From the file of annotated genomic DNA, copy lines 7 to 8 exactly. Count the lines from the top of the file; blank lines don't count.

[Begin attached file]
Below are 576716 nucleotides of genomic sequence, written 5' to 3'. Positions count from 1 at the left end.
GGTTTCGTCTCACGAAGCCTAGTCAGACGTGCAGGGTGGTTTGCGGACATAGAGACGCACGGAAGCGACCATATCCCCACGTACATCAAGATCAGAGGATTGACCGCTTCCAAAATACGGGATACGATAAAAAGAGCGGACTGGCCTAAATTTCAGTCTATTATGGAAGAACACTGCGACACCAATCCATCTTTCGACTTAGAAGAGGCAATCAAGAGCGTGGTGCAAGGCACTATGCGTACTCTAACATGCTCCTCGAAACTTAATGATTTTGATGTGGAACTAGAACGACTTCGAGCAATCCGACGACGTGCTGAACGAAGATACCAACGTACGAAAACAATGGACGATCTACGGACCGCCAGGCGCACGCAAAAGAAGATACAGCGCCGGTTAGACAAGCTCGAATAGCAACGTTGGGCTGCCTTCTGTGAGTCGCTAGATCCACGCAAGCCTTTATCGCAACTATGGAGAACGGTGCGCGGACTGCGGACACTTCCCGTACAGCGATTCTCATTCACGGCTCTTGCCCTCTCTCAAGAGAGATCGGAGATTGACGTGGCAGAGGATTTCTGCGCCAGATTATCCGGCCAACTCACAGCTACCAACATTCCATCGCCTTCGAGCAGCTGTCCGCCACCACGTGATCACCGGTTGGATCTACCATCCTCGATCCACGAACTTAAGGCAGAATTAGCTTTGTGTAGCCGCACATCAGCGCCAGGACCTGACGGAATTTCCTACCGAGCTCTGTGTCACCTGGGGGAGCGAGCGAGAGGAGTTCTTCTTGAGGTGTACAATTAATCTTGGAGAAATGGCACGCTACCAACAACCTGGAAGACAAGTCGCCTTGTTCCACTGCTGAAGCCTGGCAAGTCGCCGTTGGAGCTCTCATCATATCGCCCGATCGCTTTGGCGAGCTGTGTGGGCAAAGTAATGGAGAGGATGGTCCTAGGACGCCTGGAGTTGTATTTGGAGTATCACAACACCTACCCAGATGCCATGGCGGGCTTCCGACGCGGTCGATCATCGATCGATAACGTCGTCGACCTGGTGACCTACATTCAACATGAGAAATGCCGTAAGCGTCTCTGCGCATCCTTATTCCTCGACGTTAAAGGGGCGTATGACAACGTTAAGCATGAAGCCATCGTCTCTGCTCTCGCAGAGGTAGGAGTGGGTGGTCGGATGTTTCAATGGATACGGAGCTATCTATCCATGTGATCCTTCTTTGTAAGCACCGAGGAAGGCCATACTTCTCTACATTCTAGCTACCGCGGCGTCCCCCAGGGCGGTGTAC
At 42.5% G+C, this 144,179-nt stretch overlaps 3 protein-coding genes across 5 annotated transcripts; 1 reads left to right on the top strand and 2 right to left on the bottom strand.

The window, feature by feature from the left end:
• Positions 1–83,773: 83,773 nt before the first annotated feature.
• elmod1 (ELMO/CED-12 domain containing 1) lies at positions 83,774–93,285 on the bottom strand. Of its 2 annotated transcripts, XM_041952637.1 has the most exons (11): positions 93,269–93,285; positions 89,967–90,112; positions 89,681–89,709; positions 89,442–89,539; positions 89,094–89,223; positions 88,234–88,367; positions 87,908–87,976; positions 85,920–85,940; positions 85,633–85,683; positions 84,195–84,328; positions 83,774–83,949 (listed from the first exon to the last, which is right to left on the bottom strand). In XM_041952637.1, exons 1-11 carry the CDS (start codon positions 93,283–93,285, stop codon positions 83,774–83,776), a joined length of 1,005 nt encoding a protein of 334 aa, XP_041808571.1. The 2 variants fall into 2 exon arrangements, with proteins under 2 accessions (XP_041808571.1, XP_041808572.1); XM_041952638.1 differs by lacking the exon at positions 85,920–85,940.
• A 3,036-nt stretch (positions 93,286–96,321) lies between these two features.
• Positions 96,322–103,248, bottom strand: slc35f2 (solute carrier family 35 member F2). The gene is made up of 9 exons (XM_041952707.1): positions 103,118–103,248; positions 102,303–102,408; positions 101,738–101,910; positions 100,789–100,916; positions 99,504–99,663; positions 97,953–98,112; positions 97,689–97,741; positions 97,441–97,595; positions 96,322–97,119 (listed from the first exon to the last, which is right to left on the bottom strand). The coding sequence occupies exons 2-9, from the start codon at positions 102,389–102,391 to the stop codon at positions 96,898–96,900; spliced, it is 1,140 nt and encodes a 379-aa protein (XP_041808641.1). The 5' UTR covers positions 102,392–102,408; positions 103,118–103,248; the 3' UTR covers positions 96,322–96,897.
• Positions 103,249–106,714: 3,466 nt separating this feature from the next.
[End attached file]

• A 3,036-nt stretch (positions 93,286–96,321) lies between these two features.
• Positions 96,322–103,248, bottom strand: slc35f2 (solute carrier family 35 member F2). The gene is made up of 9 exons (XM_041952707.1): positions 103,118–103,248; positions 102,303–102,408; positions 101,738–101,910; positions 100,789–100,916; positions 99,504–99,663; positions 97,953–98,112; positions 97,689–97,741; positions 97,441–97,595; positions 96,322–97,119 (listed from the first exon to the last, which is right to left on the bottom strand). The coding sequence occupies exons 2-9, from the start codon at positions 102,389–102,391 to the stop codon at positions 96,898–96,900; spliced, it is 1,140 nt and encodes a 379-aa protein (XP_041808641.1). The 5' UTR covers positions 102,392–102,408; positions 103,118–103,248; the 3' UTR covers positions 96,322–96,897.